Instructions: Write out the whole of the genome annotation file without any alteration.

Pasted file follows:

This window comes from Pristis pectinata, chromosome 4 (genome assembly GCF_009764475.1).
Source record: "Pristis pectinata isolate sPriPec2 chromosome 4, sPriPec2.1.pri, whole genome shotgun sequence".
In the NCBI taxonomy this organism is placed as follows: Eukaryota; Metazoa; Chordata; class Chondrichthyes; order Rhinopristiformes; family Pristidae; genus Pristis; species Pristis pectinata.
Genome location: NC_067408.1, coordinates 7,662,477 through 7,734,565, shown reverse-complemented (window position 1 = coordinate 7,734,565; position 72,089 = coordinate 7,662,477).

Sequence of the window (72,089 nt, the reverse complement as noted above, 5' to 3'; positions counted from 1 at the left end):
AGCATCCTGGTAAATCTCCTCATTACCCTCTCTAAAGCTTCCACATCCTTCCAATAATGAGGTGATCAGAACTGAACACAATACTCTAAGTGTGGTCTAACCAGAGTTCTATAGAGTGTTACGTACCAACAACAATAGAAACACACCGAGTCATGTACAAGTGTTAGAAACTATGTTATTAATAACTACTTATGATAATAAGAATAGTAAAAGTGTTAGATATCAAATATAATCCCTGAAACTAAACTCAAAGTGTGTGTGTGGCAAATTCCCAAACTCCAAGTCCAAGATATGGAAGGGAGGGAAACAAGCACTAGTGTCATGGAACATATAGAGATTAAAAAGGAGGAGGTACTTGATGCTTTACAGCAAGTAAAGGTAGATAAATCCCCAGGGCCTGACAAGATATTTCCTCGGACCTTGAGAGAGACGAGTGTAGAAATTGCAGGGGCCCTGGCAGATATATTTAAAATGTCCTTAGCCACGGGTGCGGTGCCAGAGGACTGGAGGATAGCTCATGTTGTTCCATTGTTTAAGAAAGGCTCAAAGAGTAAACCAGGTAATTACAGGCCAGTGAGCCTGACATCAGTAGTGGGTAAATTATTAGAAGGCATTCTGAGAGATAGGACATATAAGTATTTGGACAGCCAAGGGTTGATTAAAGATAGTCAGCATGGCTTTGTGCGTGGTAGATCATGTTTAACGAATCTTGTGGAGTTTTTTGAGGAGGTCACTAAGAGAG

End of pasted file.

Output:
This window comes from Pristis pectinata, chromosome 4 (genome assembly GCF_009764475.1).
Source record: "Pristis pectinata isolate sPriPec2 chromosome 4, sPriPec2.1.pri, whole genome shotgun sequence".
In the NCBI taxonomy this organism is placed as follows: Eukaryota; Metazoa; Chordata; class Chondrichthyes; order Rhinopristiformes; family Pristidae; genus Pristis; species Pristis pectinata.
Genome location: NC_067408.1, coordinates 7,662,477 through 7,734,565, shown reverse-complemented (window position 1 = coordinate 7,734,565; position 72,089 = coordinate 7,662,477).

Sequence of the window (72,089 nt, the reverse complement as noted above, 5' to 3'; positions counted from 1 at the left end):
AGCATCCTGGTAAATCTCCTCATTACCCTCTCTAAAGCTTCCACATCCTTCCAATAATGAGGTGATCAGAACTGAACACAATACTCTAAGTGTGGTCTAACCAGAGTTCTATAGAGTGTTACGTACCAACAACAATAGAAACACACCGAGTCATGTACAAGTGTTAGAAACTATGTTATTAATAACTACTTATGATAATAAGAATAGTAAAAGTGTTAGATATCAAATATAATCCCTGAAACTAAACTCAAAGTGTGTGTGTGGCAAATTCCCAAACTCCAAGTCCAAGATATGGAAGGGAGGGAAACAAGCACTAGTGTCATGGAACATATAGAGATTAAAAAGGAGGAGGTACTTGATGCTTTACAGCAAGTAAAGGTAGATAAATCCCCAGGGCCTGACAAGATATTTCCTCGGACCTTGAGAGAGACGAGTGTAGAAATTGCAGGGGCCCTGGCAGATATATTTAAAATGTCCTTAGCCACGGGTGCGGTGCCAGAGGACTGGAGGATAGCTCATGTTGTTCCATTGTTTAAGAAAGGCTCAAAGAGTAAACCAGGTAATTACAGGCCAGTGAGCCTGACATCAGTAGTGGGTAAATTATTAGAAGGCATTCTGAGAGATAGGACATATAAGTATTTGGACAGCCAAGGGTTGATTAAAGATAGTCAGCATGGCTTTGTGCGTGGTAGATCATGTTTAACGAATCTTGTGGAGTTTTTTGAGGAGGTCACTAAGAGAG